C. ORDER

         Based on the foregoing, on or before September 6, 2016, petitioner is ordered to show cause why this action should not be dismissed for failure to to state a claim. To avoid dismissal, on or before September 6, 2016, petitioner must file a response to this Order detailing why he believes the action should go forward under § 2254, and must also demonstrate that he has a claim (or claims) upon which habeas relief may be granted by indicating (1) the specific ground(s) for relief and supporting facts on which he seeks habeas relief; and (2) clearly indicating whether he has exhausted his claim(s) in the state courts, as well as any reason for delay in bringing his claim(s).

         The filing by petitioner of a First Amended Petition -- on the Central District of California’s form Petition for Writ of Habeas Corpus -- on or before September 6, 2016, shall be deemed compliance with this Order. An amended petition should reflect the same case number (CV 16-5784-CAS (PLA)), be clearly labeled “First Amended Petition, ” and be filled out completely. In ¶ 8 of the First Amended Petition, petitioner should specify separately and concisely each federal constitutional claim that he seeks to raise herein and answer all of the questions pertaining to each claim. If petitioner attaches a supporting Memorandum of points and authorities, the arguments therein should clearly correspond to the grounds for relief listed in ¶ 8(a) and/or (b) of the habeas petition form and not include any additional claims. The Court Clerk is directed to send petitioner a blank copy the Central District’s form Petition for Writ of Habeas Corpus by a Person in State Custody.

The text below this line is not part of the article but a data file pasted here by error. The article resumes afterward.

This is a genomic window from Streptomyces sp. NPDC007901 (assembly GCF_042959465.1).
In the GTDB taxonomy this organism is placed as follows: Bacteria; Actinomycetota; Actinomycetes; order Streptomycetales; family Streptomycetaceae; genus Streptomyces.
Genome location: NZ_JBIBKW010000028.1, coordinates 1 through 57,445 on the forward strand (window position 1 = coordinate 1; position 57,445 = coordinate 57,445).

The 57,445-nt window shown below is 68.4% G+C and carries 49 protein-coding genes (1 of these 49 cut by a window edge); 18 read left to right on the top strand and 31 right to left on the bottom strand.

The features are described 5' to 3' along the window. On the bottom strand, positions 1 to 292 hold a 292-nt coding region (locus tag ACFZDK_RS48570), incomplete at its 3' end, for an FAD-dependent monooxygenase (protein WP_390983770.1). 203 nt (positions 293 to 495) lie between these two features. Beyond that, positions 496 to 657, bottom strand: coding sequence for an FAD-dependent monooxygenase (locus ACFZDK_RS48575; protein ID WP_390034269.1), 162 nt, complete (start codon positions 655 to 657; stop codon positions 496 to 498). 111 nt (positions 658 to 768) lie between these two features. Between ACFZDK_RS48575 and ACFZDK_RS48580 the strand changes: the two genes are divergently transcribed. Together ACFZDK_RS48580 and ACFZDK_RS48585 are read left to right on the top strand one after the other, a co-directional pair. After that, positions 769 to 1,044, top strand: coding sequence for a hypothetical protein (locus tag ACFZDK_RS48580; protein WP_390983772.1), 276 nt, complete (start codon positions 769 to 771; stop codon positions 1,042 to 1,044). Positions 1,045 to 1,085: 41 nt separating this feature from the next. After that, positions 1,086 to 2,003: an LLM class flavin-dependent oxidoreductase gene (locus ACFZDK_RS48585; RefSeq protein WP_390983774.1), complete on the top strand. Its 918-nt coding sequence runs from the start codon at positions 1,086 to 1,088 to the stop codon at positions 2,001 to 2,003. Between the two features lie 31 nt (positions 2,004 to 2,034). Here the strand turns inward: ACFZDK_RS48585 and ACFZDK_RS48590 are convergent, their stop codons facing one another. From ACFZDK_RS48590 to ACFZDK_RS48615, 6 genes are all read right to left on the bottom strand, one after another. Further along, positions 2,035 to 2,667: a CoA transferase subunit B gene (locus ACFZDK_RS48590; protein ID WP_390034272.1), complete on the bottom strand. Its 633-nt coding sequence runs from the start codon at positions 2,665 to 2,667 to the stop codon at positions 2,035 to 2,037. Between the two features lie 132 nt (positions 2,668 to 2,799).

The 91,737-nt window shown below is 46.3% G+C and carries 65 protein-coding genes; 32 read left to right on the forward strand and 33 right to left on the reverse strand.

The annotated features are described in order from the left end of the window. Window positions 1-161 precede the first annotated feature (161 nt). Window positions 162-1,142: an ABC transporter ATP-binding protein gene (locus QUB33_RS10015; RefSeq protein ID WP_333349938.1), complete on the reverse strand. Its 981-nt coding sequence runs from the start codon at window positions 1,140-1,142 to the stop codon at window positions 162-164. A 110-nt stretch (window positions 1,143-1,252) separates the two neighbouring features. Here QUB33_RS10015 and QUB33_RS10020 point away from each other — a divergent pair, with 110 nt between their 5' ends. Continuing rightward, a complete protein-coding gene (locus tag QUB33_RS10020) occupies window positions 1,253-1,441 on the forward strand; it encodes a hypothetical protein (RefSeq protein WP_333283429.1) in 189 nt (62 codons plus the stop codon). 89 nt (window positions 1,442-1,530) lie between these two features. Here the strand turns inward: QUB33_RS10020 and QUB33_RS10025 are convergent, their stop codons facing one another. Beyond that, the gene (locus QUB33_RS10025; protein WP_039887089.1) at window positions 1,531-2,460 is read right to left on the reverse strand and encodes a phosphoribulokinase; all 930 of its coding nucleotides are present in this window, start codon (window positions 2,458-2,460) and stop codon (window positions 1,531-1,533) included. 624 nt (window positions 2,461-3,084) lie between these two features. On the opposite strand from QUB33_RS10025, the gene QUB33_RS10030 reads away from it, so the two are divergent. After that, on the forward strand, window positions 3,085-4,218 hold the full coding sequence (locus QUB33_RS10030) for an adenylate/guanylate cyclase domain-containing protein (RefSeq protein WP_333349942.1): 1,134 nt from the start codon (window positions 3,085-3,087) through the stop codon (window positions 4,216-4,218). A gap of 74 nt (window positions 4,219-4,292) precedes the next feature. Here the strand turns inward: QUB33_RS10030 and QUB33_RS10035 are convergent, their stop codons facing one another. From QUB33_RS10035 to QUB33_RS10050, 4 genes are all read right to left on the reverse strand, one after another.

Finally, petitioner is cautioned that his failure to timely respond to this Order will result in a recommendation that the action be dismissed without prejudice for failure to state a claim, failure to prosecute, and/or failure to follow court orders.